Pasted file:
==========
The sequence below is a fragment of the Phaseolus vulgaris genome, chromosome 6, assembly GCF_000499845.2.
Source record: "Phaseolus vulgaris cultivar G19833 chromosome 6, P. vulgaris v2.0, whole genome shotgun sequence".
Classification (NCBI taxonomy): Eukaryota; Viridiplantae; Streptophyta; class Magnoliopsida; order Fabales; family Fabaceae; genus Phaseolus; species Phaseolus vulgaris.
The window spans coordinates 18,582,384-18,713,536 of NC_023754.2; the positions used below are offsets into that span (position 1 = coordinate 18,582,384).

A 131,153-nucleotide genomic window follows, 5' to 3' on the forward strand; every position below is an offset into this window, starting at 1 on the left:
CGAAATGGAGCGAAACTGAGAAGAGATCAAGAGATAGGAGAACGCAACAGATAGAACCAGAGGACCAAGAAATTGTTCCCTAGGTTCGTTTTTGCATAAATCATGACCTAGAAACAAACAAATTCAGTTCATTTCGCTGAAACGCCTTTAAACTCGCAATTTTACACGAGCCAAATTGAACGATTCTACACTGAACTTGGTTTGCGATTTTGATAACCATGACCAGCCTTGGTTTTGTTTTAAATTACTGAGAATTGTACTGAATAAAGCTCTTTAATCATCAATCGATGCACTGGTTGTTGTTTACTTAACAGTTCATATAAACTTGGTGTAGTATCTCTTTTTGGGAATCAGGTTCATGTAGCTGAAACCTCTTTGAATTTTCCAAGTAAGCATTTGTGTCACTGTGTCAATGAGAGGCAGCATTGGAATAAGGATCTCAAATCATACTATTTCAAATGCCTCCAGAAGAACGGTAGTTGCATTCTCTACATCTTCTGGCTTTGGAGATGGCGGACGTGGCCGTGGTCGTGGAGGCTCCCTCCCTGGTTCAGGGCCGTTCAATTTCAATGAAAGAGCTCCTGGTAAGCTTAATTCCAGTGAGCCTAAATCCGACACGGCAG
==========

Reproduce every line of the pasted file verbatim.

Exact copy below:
The sequence below is a fragment of the Phaseolus vulgaris genome, chromosome 6, assembly GCF_000499845.2.
Source record: "Phaseolus vulgaris cultivar G19833 chromosome 6, P. vulgaris v2.0, whole genome shotgun sequence".
Classification (NCBI taxonomy): Eukaryota; Viridiplantae; Streptophyta; class Magnoliopsida; order Fabales; family Fabaceae; genus Phaseolus; species Phaseolus vulgaris.
The window spans coordinates 18,582,384-18,713,536 of NC_023754.2; the positions used below are offsets into that span (position 1 = coordinate 18,582,384).

A 131,153-nucleotide genomic window follows, 5' to 3' on the forward strand; every position below is an offset into this window, starting at 1 on the left:
CGAAATGGAGCGAAACTGAGAAGAGATCAAGAGATAGGAGAACGCAACAGATAGAACCAGAGGACCAAGAAATTGTTCCCTAGGTTCGTTTTTGCATAAATCATGACCTAGAAACAAACAAATTCAGTTCATTTCGCTGAAACGCCTTTAAACTCGCAATTTTACACGAGCCAAATTGAACGATTCTACACTGAACTTGGTTTGCGATTTTGATAACCATGACCAGCCTTGGTTTTGTTTTAAATTACTGAGAATTGTACTGAATAAAGCTCTTTAATCATCAATCGATGCACTGGTTGTTGTTTACTTAACAGTTCATATAAACTTGGTGTAGTATCTCTTTTTGGGAATCAGGTTCATGTAGCTGAAACCTCTTTGAATTTTCCAAGTAAGCATTTGTGTCACTGTGTCAATGAGAGGCAGCATTGGAATAAGGATCTCAAATCATACTATTTCAAATGCCTCCAGAAGAACGGTAGTTGCATTCTCTACATCTTCTGGCTTTGGAGATGGCGGACGTGGCCGTGGTCGTGGAGGCTCCCTCCCTGGTTCAGGGCCGTTCAATTTCAATGAAAGAGCTCCTGGTAAGCTTAATTCCAGTGAGCCTAAATCCGACACGGCAG